The authors address the question: What are the oceanic mechanisms that control North Atlantic sea surface temperature (SST) anomalies? The approach is to examine the sensitivity dynamics of a non-eddy-resolving North Atlantic Ocean general circulation model (GCM) using its adjoint. The adjoint GCM yields the sensitivity of end-of-winter SSTs to the prior ocean state and prior air–sea forcing over a seasonal cycle. Diagnosis of the sensitivity results identifies the oceanic mechanisms involved in controlling SST anomalies. The most effective way to alter SST is to change the local, contemporaneous air–sea heat flux. Wind stress and freshwater perturbations are ineffective over one year. Upstream, wintertime heat flux anomalies can cause SST fluctuations in the following winter but heat flux anomalies during summer weakly affect subsequent end-of-winter SSTs. The dominant mechanism is the end-of-winter detrainment of warmer or colder water and its subsequent entrainment downstream into the mixed layer the next winter. This process is more effective in the midlatitude and subpolar North Atlantic where deep winter mixed layers occur, than in the tropical–subtropical regions, which are characterized by a shallow mixed layer and a weak seasonal cycle. Mean-flow advection in the seasonal thermocline of the North Atlantic Current is moderately important in the subpolar gyre. Dynamical mechanisms, such as planetary waves and anomalous currents, are much less important over one year. The GCM results indicate that internal ocean anomalies forced by remote heat fluxes do affect SST variability. But, overall, contemporaneous winter heat flux anomalies are 3–30 times more effective at causing SST anomalies than heat flux anomalies from the previous winter. The loss of sensitivity to prior air–sea fluxes suggests that North Atlantic SST fluctuations are thus primarily a response to local, recent forcing.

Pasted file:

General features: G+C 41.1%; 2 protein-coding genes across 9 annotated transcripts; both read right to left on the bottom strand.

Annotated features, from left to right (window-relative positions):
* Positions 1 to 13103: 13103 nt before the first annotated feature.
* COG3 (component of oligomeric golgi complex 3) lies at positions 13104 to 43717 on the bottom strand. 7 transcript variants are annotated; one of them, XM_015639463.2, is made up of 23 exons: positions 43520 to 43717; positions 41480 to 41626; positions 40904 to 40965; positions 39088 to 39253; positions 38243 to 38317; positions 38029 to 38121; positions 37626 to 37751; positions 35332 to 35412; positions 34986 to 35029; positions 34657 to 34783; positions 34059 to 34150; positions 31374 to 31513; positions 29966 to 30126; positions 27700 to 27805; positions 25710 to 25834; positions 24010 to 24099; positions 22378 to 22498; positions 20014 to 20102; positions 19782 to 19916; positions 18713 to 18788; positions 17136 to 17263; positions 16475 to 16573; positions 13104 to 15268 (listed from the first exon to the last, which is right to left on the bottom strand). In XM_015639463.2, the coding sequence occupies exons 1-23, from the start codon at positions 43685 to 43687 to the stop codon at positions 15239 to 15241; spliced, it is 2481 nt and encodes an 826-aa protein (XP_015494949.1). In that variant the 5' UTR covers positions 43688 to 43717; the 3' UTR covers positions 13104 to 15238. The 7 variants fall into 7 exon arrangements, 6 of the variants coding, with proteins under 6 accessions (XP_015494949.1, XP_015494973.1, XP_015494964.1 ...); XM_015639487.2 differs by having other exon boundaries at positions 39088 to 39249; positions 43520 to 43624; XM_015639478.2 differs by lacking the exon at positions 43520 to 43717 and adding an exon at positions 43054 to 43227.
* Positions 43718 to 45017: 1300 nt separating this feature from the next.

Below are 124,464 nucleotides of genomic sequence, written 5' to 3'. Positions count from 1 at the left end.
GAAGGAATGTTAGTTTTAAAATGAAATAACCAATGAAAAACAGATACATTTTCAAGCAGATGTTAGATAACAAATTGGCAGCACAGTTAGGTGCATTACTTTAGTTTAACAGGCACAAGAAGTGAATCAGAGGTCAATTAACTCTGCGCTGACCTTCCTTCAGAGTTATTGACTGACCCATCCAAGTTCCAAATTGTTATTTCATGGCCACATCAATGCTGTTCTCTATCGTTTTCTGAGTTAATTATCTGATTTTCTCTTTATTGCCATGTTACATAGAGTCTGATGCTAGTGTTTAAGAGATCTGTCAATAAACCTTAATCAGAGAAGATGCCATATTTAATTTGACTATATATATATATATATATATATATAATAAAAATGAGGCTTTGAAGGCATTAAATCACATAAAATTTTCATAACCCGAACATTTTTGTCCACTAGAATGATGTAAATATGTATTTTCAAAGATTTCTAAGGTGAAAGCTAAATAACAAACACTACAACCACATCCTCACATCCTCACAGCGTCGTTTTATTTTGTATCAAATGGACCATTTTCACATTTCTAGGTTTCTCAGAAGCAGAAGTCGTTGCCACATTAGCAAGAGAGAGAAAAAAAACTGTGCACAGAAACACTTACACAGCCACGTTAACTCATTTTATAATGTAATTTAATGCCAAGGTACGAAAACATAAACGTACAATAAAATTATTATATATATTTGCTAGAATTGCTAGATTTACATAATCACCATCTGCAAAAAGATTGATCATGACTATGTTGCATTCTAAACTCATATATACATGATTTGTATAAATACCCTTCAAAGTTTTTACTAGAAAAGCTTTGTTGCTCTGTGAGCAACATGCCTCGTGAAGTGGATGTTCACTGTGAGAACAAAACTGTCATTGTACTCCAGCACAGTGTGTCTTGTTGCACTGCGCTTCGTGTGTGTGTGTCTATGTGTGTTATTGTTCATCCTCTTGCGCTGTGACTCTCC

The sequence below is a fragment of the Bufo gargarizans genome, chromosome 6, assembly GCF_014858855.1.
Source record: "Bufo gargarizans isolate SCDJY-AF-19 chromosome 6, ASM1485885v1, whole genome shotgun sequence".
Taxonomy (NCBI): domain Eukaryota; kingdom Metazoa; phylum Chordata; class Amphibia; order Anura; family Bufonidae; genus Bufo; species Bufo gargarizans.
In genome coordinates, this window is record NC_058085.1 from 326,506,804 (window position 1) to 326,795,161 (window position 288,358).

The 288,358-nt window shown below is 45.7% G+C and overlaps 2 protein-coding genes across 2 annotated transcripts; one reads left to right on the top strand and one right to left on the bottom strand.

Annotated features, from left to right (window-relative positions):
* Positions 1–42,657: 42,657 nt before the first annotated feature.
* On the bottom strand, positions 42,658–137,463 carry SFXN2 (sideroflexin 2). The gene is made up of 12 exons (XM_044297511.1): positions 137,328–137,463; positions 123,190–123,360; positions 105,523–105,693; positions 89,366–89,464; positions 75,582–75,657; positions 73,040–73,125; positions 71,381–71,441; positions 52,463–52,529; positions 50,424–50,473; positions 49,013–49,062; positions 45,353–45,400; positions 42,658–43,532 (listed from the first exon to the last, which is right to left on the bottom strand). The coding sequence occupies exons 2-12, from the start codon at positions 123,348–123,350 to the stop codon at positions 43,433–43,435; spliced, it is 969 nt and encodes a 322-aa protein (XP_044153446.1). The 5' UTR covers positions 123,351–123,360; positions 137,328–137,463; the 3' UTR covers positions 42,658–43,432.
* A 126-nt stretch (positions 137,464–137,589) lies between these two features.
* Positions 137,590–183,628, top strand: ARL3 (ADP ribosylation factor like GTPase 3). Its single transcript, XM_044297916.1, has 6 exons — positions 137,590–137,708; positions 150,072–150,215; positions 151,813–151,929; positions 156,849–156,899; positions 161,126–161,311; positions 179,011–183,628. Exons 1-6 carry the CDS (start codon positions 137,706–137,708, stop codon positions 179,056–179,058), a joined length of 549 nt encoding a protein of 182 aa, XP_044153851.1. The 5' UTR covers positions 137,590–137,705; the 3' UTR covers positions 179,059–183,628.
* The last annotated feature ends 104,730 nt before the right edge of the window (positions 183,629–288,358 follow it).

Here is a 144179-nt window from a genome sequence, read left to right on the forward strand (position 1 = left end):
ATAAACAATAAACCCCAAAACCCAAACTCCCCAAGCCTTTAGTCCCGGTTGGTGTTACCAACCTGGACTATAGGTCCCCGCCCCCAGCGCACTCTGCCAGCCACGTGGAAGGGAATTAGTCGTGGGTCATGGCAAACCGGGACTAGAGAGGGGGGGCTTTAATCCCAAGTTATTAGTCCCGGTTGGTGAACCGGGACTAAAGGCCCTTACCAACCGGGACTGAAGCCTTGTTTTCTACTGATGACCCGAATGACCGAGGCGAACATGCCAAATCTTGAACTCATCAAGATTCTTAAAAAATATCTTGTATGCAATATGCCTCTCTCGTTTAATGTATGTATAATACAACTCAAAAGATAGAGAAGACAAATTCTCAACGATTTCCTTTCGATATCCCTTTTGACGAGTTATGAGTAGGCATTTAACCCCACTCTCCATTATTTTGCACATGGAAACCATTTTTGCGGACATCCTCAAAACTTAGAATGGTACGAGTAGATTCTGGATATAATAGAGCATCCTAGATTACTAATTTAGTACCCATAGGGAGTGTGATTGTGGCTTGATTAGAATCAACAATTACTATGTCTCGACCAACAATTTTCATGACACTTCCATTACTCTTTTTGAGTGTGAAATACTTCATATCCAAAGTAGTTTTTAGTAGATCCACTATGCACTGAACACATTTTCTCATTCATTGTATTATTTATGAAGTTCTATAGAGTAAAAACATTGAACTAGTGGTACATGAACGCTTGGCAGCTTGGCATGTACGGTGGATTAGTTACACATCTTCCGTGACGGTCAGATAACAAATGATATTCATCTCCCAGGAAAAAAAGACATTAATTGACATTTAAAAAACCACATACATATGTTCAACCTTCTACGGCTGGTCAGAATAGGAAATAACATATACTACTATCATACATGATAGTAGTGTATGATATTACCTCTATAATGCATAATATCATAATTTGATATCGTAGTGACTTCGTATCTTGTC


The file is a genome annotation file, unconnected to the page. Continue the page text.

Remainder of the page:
* Current affiliation: Istituto Nazionale di Geofisica e Vulcanologia, c/o ISAO-CNR, Bologna, Italy.
Corresponding author address: Dr. Martina M. Junge, Istituto Nazionale di Geofisica e Vulcanologia, c/o ISAO-CNR, via Gobetti 101, 40129 Bologna, Italy. Email: firstname.lastname@example.org